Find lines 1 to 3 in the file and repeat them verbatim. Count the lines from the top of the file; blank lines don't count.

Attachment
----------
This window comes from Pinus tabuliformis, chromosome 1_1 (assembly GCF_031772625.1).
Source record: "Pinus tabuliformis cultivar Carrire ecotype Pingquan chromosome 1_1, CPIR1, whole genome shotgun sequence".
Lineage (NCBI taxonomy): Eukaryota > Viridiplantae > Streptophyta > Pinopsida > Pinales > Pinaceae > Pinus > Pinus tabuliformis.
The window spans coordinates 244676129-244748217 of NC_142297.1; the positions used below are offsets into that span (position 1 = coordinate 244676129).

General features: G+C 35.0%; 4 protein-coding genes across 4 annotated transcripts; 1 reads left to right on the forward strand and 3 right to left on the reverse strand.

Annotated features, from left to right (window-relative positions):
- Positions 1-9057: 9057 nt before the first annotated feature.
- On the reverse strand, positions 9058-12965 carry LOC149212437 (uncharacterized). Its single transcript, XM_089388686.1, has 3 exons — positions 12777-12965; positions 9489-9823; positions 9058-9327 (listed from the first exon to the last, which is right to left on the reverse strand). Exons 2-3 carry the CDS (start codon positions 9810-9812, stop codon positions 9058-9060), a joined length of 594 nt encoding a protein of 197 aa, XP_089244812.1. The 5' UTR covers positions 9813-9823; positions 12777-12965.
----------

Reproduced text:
This window comes from Pinus tabuliformis, chromosome 1_1 (assembly GCF_031772625.1).
Source record: "Pinus tabuliformis cultivar Carrire ecotype Pingquan chromosome 1_1, CPIR1, whole genome shotgun sequence".
Lineage (NCBI taxonomy): Eukaryota > Viridiplantae > Streptophyta > Pinopsida > Pinales > Pinaceae > Pinus > Pinus tabuliformis.